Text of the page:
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Rodriguez’s arm helps Nats beat Giants
Question of the Day
For a Nationals team that placed a heavy emphasis on moving on to “Phase Two” of their rebuilding plan this offseason – and getting the right veterans to complement their growing stable of youthful talent – there’s little doubt they envisioned ever running out a starting lineup where all but one player was over the age of 30.
And even then, it was the oldest guy on the field in 39-year-old catcher Ivan Rodriguez displaying, as reliever Tyler Clippard put it, “his 20-year-old arm,” to catch pinch-runner Darren Ford trying to steal second with no outs in the eighth inning, who made the decisive play in the Nationals 5-2 victory over the San Francisco Giants on Sunday afternoon.
“That’s like if I hit 4-for-4,” said Rodriguez, who’s now thrown out two of the fastest players in the major leagues in less than a week after gunning down Jose Reyes on Thursday night. “Throwing that guy out, late in the game like that, that’s what you call a game-saving play right there.”
Rodriguez then went one step further to ensure the Nationals of no worse than a split with the reigning World Series champions when he brought home Danny Espinosa and Ian Desmond with a two-run single in the bottom of the inning to give the Nationals a little breathing room in their 13th victory of the season.
“That was a great game that Pudge played today,” said Nationals manager Jim Riggleman. “That was unbelievable. That guy, Ford, is about as fast as it gets in the league and that was a changeup he threw him out on. That was just a great pitch to get a swing and a miss and just a tremendous throw by Pudge.”
While the Nationals have placed much of their emphasis as an organization on the future – and built much of that future on their youth – their veterans contributed all five RBI on Sunday with Alex Cora driving in the Nationals’ first run with a double in the second inning, Rick Ankiel scoring their second on a wild pitch and Jerry Hairston Jr. bringing home the game-winner in the fourth.
As they tagged Matt Cain for three runs off seven hits and three walks, the average age of their run-producers on Sunday was 35.
“That’s what we’re here for,” Cora said. “We’re here to contribute. Of course there’s a learning period and all that leadership stuff that people talk about… but we feel capable that we can contribute. We’re not Ryan Zimmerman, but we’ve been playing for a while and we know how to win so that’s the most important thing.”
Perhaps no one on the team knows that better than Rodriguez, who not only helped 25-year-old Jordan Zimmermann through six relatively sharp innings where he threw 107 pitches – the most he’s tossed since 2009 Tommy John surgery – but continues to provide an unparalleled energy each time his name is in the lineup, even as those instances decrease as the starting catcher’s job is slowly turned over to Wilson Ramos.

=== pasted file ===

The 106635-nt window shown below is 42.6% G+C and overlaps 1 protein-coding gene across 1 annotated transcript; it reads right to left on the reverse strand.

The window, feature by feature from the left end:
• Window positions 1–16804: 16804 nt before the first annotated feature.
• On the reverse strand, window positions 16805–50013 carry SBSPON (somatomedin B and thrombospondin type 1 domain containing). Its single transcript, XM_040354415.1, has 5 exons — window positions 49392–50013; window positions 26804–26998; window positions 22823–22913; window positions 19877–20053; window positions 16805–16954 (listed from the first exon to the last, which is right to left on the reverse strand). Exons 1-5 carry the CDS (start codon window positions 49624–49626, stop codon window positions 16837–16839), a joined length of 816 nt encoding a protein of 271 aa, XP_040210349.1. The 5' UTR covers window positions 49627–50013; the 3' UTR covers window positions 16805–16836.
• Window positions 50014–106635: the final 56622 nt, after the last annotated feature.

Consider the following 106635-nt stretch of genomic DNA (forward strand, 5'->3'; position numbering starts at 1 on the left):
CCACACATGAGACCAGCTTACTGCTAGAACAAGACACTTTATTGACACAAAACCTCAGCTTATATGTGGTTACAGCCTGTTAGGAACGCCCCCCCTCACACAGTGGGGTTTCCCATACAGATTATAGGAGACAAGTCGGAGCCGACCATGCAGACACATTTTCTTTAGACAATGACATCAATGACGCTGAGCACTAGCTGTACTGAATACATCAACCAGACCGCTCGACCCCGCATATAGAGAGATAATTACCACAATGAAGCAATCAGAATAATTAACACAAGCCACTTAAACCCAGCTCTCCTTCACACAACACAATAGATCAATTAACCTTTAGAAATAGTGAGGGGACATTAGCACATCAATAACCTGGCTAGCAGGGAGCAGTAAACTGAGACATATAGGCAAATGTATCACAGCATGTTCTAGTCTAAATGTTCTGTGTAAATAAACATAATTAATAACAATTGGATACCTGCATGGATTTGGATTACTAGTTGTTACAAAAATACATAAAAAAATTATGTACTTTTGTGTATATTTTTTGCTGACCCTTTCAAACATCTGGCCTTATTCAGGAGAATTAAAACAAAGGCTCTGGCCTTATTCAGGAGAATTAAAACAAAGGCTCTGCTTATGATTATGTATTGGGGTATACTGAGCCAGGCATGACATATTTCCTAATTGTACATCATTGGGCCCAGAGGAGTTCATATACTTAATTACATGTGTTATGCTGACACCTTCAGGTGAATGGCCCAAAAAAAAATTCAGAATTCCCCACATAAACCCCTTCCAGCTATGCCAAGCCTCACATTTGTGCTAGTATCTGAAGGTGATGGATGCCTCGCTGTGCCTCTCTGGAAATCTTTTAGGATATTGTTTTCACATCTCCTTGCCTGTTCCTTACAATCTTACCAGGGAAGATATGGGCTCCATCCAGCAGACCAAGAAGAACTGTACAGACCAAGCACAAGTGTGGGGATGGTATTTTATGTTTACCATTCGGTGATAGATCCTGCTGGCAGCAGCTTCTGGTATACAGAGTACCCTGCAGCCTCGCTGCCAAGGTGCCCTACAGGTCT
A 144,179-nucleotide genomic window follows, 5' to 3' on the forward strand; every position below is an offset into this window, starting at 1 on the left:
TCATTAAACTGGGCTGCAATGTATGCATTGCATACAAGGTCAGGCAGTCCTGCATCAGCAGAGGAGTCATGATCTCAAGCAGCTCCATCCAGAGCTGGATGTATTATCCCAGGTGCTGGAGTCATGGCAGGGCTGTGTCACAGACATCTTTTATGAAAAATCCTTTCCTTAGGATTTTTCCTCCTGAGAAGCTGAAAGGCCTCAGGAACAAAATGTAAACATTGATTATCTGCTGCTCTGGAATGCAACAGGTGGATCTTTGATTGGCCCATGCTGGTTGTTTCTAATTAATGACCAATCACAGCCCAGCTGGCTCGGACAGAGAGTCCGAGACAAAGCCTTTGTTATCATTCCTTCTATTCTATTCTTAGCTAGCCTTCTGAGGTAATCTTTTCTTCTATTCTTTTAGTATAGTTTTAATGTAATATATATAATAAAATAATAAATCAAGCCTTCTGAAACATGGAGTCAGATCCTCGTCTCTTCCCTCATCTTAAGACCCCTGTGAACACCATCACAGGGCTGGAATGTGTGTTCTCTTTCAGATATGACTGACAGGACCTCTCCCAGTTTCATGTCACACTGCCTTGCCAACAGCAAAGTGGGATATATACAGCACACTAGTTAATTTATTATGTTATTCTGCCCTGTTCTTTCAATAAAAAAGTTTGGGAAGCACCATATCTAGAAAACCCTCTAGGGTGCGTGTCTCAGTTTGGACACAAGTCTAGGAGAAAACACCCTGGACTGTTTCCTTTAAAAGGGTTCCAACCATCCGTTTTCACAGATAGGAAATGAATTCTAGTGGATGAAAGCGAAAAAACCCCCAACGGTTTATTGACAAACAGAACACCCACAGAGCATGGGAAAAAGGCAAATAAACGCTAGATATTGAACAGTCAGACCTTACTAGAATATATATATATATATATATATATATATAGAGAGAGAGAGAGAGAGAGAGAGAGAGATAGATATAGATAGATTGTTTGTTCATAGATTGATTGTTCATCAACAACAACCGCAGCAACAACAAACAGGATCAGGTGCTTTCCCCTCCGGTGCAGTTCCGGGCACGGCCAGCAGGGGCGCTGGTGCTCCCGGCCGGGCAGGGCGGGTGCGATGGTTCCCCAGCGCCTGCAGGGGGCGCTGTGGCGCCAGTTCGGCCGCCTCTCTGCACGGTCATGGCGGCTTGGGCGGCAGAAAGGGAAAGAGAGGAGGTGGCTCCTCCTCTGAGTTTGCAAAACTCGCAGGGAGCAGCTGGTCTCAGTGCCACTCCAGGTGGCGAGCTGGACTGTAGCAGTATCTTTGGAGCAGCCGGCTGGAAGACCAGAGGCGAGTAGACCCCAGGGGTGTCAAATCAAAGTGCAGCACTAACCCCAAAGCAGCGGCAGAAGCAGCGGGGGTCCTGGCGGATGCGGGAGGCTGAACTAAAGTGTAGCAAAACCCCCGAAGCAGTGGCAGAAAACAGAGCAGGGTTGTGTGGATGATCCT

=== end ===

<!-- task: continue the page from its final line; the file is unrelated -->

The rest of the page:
“He’s a very big part of this team,” said right fielder Jayson Werth who went 3-for-4 to raise his average to .243. “It’s fun to watch him play when he comes to life. It reminds me of the young Pudge Rodriguez, when I used to watch him play back in the day. He’s still got a lot to offer. He’s an icon of the game and it’s privilege to play with him.”
For a Nationals team that scored just 98 runs in the first month of the season – the sixth-lowest mark in the major leagues – they’ll take offense from any place they can get it. Sunday that place was several players who have acquiesced to taking a lesser role on this team than they have in the past or with different clubs.
As they begin to navigate one of their toughest stretches of the season with a 10-game road trip against three divisional foes starting Tuesday and their All-Star third baseman out until at least mid-June, they’ll need those veterans and bench players to continue to thrive if they want to stay afloat by Zimmerman’s return.
“I’m a team player and I’m a winner,” Rodriguez said when asked if it’s been tough to transition from being an everyday player. “I’m here to win and that’s what I’m thinking about. Our group is very solid, very close and that’s our mentality here.
“We’re a team. We are one group, one team and when the regular players don’t play, we play and it’s just about a win. That’s the most important thing and that’s the focus that we have.”
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About the Author
Amanda Comak covers the Washington Nationals and comes to The Washington Times from the Cape Cod Times and after stints with MLB.com and the Amsterdam (N.Y.) Recorder. A Massachusetts native and 2008 graduate of Boston University, Amanda can be reached at email@example.com and you can follow her on Twitter @acomak.
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